The Center for Australian, New Zealand and Pacific Studies
cordially invites you to
VISIONS OF COLONIAL REFORM: EMIGRATION AND THE PACIFIC NEWWORLD, 1815-1840
The Pacific new world was the subject of renewed fascination and interest in the wake of the Napoleonic Wars. Burdened by a huge national debt and plagued by pauperism at home, the seemingly boundless pastures of New Holland and New Zealand were no simply exotic locations on the map. Conceived of as waste and desert in the British imperial imagination, these new world lands also functioned as a solution to domestic distress, supplying as they did enviable "ghost acres" for redundant British labor to subdue and replenish.
Yet, if Pacific new world lands and emigration were high on the agenda, so too were companies, for it was the company model, often but not always incorporated by Crown charter, that carried out the actual colonization plans articulated by metropolitan political economists such as Edward Gibbon Wakefield. While this so-called moment of "colonial reform" has long attracted the attention of scholars interested in the intersection between political economy and colonization, it has not yet been fully integrated into a broader history of company colonization.
Staking claims on the global history of capitalism and settler colonial history, this talk will make the case for rewriting the Pacific back into the long history of companies and colonization.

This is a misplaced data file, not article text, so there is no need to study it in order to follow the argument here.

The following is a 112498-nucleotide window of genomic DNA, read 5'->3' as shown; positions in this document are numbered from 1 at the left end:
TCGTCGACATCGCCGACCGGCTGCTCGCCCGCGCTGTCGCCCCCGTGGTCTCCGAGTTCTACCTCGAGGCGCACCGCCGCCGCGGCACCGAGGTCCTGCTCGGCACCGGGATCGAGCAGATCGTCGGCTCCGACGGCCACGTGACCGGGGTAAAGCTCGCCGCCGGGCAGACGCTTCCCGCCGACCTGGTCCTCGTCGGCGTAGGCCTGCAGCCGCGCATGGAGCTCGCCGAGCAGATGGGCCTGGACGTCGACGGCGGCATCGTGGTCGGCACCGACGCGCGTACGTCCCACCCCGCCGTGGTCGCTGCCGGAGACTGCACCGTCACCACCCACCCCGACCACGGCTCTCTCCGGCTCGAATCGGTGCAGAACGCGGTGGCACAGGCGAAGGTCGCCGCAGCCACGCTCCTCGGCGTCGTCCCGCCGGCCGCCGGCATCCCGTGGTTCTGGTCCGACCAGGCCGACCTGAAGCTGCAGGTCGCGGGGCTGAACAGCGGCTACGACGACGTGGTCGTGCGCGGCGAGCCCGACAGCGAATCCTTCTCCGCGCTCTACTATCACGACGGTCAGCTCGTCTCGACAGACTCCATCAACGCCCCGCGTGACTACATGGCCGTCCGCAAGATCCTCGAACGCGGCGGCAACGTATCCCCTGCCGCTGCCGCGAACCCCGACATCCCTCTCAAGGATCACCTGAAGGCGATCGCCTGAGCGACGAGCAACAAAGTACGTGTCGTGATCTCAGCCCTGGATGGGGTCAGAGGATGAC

Jesus College, University of Cambridge
Matthew Birchall is a Smuts Scholar at the University of Cambridge, where he is working towards a PhD in History under the joint supervision of Dr. Duncan Bell an Professor Alison Bashford. His dissertation examines the suite of British colonization companies that flourished in the wake of the Napoleonic Wars, the better to situate the so-called "colonial reform" movement in the global history of capitalism.
Prior to starting his doctorate, Matthew served as the Editor for the Learnerbly, an education technology platform launched by Rajeeb Dey. He holds an MPhil in Political Thought & Intellectual History from Cambridge and an MA(Hons) in International Relations and Modern History from the University of St. Andrews.
Tuesday, March 27, 2018
Intercultural Center (ICC)
37th & O Streets, NW
Washington, D.C. 20057
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